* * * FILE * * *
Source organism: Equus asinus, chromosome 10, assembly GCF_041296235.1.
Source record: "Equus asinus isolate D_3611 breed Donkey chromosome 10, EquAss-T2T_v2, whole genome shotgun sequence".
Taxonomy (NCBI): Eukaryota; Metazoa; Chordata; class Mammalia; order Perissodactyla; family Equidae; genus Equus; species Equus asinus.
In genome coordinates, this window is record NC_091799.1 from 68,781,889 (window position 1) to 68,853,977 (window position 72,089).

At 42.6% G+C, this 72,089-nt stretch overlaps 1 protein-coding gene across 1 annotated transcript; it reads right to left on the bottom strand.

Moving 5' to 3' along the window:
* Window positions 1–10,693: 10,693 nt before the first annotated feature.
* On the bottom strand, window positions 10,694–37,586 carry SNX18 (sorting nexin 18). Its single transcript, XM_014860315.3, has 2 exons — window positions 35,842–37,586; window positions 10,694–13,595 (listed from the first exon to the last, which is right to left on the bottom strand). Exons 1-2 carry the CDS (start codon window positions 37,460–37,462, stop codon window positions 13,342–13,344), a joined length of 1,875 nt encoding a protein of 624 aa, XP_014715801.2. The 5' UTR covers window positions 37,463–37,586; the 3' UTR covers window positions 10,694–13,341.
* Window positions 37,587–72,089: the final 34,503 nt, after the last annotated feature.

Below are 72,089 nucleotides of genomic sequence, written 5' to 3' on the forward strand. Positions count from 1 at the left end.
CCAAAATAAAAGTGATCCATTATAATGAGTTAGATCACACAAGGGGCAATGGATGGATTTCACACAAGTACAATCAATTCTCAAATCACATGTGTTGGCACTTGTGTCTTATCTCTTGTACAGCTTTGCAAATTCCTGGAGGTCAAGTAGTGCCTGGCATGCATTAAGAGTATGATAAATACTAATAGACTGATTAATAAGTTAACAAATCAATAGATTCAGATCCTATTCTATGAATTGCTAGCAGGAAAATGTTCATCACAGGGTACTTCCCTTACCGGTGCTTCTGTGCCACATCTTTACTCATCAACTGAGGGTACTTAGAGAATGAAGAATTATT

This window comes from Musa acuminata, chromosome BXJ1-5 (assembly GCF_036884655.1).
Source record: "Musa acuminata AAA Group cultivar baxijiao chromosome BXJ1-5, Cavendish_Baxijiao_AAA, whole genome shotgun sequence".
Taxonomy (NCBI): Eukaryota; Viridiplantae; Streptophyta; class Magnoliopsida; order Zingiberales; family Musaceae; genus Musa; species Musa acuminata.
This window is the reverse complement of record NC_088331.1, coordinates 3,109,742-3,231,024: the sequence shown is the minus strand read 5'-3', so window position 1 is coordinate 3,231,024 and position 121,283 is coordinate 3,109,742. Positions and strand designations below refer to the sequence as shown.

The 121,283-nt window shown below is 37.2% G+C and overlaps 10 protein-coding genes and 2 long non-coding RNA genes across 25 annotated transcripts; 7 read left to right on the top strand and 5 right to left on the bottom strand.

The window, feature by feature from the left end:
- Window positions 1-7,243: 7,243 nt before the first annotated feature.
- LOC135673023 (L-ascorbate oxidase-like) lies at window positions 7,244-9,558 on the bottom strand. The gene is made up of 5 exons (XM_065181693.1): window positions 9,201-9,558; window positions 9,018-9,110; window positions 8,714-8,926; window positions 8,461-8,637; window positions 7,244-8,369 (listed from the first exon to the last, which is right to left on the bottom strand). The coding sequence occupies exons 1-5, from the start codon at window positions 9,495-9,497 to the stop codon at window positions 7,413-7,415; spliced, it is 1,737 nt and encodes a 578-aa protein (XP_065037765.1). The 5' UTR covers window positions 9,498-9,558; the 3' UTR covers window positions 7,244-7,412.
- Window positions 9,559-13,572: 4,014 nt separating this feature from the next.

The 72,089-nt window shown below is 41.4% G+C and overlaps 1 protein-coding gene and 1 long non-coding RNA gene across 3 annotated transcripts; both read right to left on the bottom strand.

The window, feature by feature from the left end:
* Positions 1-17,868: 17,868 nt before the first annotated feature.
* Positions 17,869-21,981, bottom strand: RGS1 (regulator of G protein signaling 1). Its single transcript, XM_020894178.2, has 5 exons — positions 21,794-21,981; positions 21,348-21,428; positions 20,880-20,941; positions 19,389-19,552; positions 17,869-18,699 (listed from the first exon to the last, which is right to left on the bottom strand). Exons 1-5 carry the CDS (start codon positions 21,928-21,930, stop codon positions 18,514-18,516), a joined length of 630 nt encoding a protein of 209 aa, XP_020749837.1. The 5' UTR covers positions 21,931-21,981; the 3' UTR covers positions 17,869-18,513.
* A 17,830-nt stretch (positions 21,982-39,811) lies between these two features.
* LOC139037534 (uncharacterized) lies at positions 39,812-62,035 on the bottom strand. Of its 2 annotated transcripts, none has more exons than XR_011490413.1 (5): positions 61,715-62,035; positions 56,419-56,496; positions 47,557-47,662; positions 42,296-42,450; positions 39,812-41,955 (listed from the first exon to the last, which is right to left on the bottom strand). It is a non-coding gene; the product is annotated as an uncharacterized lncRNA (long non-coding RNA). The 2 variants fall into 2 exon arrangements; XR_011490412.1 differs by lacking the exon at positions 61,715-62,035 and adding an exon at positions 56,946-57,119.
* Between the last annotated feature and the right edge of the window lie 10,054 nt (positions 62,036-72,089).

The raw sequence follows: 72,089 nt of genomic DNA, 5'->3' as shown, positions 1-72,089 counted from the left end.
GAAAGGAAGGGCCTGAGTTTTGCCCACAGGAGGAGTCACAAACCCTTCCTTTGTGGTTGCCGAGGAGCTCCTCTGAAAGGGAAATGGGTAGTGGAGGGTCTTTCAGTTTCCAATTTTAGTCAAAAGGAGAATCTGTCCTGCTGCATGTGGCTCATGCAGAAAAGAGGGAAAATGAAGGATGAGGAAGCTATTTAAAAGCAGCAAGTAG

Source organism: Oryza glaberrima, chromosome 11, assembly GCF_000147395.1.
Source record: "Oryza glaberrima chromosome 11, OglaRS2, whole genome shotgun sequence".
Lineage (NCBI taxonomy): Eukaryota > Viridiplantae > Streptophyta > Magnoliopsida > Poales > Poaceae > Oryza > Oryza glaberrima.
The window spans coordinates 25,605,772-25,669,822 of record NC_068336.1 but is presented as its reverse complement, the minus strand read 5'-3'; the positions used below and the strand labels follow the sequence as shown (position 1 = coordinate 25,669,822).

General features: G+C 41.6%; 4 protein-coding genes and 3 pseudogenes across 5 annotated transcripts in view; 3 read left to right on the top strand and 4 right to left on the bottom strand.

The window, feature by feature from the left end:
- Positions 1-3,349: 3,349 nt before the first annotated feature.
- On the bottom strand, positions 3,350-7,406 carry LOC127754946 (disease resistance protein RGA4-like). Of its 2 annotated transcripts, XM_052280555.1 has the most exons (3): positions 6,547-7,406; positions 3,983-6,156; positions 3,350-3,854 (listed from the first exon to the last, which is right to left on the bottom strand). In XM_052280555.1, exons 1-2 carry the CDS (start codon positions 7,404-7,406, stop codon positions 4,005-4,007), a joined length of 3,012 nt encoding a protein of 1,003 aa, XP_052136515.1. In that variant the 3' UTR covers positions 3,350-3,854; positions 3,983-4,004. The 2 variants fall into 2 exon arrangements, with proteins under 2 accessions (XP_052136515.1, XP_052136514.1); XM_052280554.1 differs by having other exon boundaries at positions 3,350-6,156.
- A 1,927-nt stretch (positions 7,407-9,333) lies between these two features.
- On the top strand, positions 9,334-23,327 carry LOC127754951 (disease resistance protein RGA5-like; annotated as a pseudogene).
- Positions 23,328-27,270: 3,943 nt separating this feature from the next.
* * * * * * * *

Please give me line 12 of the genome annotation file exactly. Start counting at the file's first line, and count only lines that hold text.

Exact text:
This window comes from Musa acuminata, chromosome BXJ1-5 (assembly GCF_036884655.1).